Indonesia is planning to ban local carriers from operating jetliners more than 10 years old as part of a safety campaign following a string of crashes and accidents, the government said Wednesday.
The plan is likely to be unpopular with Indonesia’s booming airline industry. Most experts say that maintenance of a plane and the number of takeoffs and landings it has performed — not its age — are the most important factors in preventing accidents.
It also may force some out of the more than 20 Indonesian airlines out of business or into mergers with rivals, an aviation analyst said.
“The main thing is we need a renewal of our fleet,” said Transport Minister Hatta Rajasa after a Cabinet meeting held on board the presidential train — a decision taken to highlight the government’s concerns on transport safety after several deadly accidents on air, land and sea.
Transport Ministry spokesman Bambang Ervan said the proposed regulation, which Rajasa said would not need parliamentary approval, would ban “all jets used for commercial purposes” that were more than 10 years old.
Rajasa, who has been under pressure to resign following the accidents, said the government also was planning a ban on old ferries, but gave no more details.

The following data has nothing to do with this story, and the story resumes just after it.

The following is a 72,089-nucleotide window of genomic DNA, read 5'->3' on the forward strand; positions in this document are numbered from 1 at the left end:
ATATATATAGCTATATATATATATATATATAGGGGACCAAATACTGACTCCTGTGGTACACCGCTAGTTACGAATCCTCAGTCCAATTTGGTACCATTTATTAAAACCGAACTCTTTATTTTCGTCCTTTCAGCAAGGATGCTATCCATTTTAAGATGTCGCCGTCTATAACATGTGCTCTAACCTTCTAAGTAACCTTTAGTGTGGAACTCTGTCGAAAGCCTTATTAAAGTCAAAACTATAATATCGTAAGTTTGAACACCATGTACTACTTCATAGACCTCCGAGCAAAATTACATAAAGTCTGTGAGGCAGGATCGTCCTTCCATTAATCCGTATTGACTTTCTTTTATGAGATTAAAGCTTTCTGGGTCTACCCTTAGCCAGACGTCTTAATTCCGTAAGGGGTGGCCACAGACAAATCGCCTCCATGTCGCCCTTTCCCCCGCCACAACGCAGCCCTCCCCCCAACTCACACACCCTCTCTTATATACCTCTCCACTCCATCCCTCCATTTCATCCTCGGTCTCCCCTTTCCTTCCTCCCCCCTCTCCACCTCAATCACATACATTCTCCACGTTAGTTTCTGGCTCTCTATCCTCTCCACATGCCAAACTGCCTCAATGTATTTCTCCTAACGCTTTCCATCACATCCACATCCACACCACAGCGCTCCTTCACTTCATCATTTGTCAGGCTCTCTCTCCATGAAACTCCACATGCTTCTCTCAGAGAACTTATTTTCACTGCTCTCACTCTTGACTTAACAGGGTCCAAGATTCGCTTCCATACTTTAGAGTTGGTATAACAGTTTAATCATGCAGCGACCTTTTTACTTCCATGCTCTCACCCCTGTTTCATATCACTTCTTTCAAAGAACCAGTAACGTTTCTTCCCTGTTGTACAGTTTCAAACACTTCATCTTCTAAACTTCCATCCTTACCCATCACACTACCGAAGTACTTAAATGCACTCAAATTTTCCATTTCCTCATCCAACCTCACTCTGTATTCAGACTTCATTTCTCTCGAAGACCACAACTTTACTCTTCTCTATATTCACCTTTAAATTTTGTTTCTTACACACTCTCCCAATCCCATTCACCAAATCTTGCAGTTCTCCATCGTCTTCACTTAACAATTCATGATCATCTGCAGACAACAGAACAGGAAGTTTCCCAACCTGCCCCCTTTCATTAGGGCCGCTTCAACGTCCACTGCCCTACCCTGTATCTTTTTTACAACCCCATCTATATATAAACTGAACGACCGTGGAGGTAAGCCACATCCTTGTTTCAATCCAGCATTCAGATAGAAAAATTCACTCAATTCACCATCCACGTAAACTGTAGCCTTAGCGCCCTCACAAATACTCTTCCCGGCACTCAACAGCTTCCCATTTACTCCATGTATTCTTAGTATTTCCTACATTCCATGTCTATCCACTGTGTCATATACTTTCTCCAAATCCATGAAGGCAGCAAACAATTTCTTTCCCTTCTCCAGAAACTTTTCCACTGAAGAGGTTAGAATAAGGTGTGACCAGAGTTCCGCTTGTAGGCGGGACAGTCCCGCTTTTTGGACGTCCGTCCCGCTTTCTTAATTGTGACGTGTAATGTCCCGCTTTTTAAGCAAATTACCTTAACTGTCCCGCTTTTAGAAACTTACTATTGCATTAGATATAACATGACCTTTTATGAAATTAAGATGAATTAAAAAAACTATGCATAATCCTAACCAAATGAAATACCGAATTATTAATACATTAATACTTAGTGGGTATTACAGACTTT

On Jan. 1, a 17-year-old jetliner crashed into the sea in eastern Indonesia, killing all 102 people on board. Last week, a 12-year-old plane operated by the same budget airline had a hard landing, buckling its body.
Neither official said when the proposed ban would be implemented.
Policy announcements by Indonesian government ministers frequently come to nothing or end up being watered down.
Currently, the age limit for planes in Indonesia is 20 years.
Tengku Burhanuddin, secretary general of the Indonesian National Air Carriers Association, said the body had yet to be informed of the plan.
“We want to know what the reasons for this are,” he said.
Aviation analyst Dudi Sudibyo said the average age of Indonesia’s more than 300 jets was around 10.5 years, meaning massive investment in the industry would be needed if the plan was enforced.
“(Rajasa) has been too quick in taking action and had not calculated what the industry needs,” he said. “The age of a plane is not the only measurement of its safety.”
He said, however, that forcing the airlines to modernize their fleet would likely lead to a much needed consolidation of companies.
“What Indonesia needs is five or 10 big airlines, not the 23 there at the moment,” he said.